Scottish Witch

A Visit to a Witch, Edward Frederick Brewtnall (1846 - 1902)

the Season of the Witch

Oct 28

Other Scottish Country Dances for this Day

Witches' Night Out!
Witches' Brew
the Season of the Witch
Weird Sisters
the Season of the Witch
Widdershins (Martlew)
the Season of the Witch
Scottish Witch
Show More

Today's Musings, History & Folklore

Scottish Witch

As a seasonal dance leading up to Hallowe'en, we remember Scottish witch, Isobel Gowdie, "Queen of the Scottish Witches."

The witchcraft confessions given by Isobel Gowdie, tried for witchcraft in post-Reformation Scotland, (Auldearn, 1662) are widely celebrated as the most extraordinary on record in Britain. Her detailed confession, apparently achieved without the use of torture, provides one of the most detailed insights into European witchcraft folklore at the end of the era of witch-hunts.

Since the confessions were transcribed by Robert Pitcairn and first published in 1833, historians have described the material as remarkable or extraordinary and scholars continue to debate the topic even now.  Gowdie is commemorated outside of academia by songs, books, plays and radio broadcasts.  The memory of Isobel Gowdie also lives on in a 1990 composition meant as a requiem, The Confession of Isobel Gowdie, by Scottish composer James MacMillan, a work for a large symphony orchestra.   

Amongst her many detailed claims, Gowdie claimed to have been entertained regularly by the King and Queen of the Fairies, in the land of the elves "under the hills", which she entered through various mounds and caverns. It was the fairies who taught her to fly by climbing beanstalks and cornstraws and shouting, "Horse and Hattock, in the Devil's name!" She also claimed to have the ability to transform herself at will into an animal such as hare or a cat, and to be able to affect the weather.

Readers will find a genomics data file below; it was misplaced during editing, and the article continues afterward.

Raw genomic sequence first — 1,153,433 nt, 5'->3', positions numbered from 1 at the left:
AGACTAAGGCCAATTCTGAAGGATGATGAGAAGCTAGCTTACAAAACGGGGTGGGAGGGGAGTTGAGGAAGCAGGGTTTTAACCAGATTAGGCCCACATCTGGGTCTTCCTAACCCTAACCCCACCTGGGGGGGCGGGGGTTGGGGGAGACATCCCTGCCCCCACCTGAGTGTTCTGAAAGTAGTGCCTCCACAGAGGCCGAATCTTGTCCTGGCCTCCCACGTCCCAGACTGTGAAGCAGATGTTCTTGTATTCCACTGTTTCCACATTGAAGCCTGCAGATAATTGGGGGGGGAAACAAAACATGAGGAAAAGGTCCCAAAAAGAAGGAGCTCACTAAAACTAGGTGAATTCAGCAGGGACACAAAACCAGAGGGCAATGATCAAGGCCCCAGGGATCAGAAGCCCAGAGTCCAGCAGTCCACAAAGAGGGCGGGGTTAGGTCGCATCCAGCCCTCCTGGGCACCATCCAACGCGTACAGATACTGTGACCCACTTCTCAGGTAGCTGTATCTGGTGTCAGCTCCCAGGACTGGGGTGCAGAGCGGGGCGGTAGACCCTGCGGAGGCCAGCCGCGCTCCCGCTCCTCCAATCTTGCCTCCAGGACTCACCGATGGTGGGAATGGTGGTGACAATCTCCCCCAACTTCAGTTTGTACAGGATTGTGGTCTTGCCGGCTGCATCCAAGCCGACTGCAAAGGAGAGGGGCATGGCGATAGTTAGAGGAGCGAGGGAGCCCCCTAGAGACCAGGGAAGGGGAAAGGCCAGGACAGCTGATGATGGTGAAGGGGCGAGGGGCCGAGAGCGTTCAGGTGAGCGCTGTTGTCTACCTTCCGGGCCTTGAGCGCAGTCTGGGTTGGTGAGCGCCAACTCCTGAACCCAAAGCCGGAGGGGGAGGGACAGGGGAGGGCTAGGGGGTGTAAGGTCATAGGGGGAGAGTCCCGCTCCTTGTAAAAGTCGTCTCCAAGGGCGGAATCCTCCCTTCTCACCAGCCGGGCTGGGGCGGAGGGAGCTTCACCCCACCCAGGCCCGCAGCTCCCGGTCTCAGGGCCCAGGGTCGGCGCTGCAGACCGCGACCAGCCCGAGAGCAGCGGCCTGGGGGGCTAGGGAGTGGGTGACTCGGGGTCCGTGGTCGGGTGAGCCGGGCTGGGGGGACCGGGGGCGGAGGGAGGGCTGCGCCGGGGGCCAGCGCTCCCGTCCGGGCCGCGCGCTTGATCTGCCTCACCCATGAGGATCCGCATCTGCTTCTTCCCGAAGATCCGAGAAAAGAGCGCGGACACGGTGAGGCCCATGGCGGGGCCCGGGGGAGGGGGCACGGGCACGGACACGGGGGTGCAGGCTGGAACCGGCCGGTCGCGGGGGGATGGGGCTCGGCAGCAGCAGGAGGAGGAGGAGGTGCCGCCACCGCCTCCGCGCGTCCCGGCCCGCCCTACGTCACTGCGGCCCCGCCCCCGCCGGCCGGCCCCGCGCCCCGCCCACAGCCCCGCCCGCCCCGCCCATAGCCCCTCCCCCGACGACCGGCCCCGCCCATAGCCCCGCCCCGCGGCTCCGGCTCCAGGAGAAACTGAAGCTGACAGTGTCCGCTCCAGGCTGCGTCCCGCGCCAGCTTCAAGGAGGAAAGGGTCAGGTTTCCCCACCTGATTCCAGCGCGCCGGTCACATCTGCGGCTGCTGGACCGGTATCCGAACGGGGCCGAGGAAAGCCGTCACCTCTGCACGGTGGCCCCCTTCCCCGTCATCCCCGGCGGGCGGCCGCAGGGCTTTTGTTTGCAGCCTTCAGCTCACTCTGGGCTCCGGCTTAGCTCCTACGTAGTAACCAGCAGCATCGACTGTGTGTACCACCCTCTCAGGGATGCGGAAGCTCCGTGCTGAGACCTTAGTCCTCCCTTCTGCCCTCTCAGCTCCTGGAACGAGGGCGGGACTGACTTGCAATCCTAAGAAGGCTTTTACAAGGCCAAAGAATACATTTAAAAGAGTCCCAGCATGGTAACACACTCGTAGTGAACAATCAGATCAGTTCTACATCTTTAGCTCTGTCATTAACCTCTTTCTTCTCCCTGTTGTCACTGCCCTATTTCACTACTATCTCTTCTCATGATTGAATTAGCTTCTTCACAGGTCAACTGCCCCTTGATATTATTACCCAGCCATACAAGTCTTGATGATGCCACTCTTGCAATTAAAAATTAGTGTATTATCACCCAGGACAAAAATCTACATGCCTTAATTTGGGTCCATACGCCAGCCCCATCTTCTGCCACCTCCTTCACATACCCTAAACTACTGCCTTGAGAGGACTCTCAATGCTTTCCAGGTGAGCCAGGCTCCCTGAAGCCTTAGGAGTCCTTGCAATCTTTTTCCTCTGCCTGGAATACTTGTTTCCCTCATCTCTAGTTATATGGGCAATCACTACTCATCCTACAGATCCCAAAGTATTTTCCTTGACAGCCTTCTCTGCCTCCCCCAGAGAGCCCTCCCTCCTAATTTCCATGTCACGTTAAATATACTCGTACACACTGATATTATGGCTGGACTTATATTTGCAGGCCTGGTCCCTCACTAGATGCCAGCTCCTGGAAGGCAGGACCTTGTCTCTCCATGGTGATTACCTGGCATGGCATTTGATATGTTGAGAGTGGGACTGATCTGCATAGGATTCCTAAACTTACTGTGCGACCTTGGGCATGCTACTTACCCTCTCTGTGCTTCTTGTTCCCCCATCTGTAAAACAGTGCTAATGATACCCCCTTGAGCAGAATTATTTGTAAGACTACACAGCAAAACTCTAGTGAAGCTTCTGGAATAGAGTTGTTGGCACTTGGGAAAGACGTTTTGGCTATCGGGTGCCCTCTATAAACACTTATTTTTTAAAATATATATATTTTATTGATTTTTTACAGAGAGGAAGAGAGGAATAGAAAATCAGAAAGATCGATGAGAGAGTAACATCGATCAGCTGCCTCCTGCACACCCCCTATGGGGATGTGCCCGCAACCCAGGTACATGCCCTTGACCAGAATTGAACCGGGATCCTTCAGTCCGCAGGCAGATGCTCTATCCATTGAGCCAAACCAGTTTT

It is unclear whether Gowdie's confession is the result of psychosis, ergotism (hallucinations brought on by ingestion of fungus on cereal grains), or whether she had fallen under suspicion of witchcraft and sought leniency by confessing.  Her confession was more detailed than most, and was not consistent with much of the folklore and records of the trials of witches. There is no record of Gowdie being executed, though some scholars consider it probable.

For more about Isobel Gowdie, click the the cover art for An Abundance Of Witches: The Great Scottish Witch Hunt by Maxwell Stuart for more on "The Great Witch Hunts" in Scotland!  


And for a witch's brew of a Hallowe'en cocktail, click here for the "Black Magic" Martini.

Scottish Witch
Scottish Witch

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The majority of dance descriptions referenced on this site have been taken from the


Scottish Country Dancing Dictionary or the

Scottish Country Dancing Database 


Snapshots of dance descriptions are provided as an overview only.  As updates may have occurred, please click the dance description to be forwarded to a printable dance description or one of the official reference sources.

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